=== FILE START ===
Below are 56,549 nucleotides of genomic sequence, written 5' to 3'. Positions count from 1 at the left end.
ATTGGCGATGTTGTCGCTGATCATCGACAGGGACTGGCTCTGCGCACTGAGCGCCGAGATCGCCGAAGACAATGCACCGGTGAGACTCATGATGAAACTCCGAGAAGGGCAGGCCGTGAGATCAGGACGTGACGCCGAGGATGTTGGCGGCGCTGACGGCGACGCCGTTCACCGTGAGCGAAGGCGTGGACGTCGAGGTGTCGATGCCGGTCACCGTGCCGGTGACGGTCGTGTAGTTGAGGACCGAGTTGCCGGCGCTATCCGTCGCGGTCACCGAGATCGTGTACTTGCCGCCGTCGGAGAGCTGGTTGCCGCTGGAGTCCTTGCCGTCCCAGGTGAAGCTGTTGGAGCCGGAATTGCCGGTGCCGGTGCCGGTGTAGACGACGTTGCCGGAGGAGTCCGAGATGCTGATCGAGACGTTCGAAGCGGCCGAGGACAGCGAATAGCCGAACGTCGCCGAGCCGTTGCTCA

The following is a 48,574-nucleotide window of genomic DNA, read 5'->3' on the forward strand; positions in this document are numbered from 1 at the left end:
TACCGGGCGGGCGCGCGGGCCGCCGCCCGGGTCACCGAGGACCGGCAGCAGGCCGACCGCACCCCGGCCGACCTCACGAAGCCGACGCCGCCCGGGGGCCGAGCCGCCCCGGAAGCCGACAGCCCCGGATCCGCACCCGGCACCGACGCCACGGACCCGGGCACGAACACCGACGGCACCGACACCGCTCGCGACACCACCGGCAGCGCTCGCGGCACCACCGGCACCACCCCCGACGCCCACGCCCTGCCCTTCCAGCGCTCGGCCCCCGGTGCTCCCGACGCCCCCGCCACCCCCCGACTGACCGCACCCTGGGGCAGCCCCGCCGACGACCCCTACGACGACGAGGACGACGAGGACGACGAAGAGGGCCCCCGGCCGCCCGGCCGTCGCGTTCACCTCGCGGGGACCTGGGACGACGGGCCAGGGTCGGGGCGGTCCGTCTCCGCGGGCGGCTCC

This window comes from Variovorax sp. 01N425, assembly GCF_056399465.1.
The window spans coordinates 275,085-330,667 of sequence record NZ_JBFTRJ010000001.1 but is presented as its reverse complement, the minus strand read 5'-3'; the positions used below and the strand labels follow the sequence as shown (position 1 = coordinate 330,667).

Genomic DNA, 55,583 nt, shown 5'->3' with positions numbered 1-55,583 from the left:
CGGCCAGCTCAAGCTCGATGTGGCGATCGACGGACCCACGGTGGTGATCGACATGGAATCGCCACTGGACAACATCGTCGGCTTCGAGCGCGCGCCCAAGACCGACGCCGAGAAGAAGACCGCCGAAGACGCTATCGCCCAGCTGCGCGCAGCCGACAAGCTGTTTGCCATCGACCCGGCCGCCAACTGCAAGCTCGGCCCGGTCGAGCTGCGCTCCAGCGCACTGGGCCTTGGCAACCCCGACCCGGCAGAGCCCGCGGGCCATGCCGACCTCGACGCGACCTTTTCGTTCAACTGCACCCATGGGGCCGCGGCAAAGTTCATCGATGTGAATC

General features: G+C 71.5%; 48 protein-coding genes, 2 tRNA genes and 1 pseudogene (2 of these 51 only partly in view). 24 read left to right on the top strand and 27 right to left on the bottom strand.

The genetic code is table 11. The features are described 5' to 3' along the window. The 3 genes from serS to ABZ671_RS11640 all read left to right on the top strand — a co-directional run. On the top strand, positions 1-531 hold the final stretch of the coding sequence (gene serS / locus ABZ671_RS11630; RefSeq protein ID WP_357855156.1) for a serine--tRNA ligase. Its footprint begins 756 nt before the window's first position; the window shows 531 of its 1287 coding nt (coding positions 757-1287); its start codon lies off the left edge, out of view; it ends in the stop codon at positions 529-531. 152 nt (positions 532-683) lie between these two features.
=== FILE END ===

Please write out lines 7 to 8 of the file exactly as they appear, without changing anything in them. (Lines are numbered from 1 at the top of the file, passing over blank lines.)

Genomic DNA, 55,583 nt, shown 5'->3' with positions numbered 1-55,583 from the left:
CGGCCAGCTCAAGCTCGATGTGGCGATCGACGGACCCACGGTGGTGATCGACATGGAATCGCCACTGGACAACATCGTCGGCTTCGAGCGCGCGCCCAAGACCGACGCCGAGAAGAAGACCGCCGAAGACGCTATCGCCCAGCTGCGCGCAGCCGACAAGCTGTTTGCCATCGACCCGGCCGCCAACTGCAAGCTCGGCCCGGTCGAGCTGCGCTCCAGCGCACTGGGCCTTGGCAACCCCGACCCGGCAGAGCCCGCGGGCCATGCCGACCTCGACGCGACCTTTTCGTTCAACTGCACCCATGGGGCCGCGGCAAAGTTCATCGATGTGAATC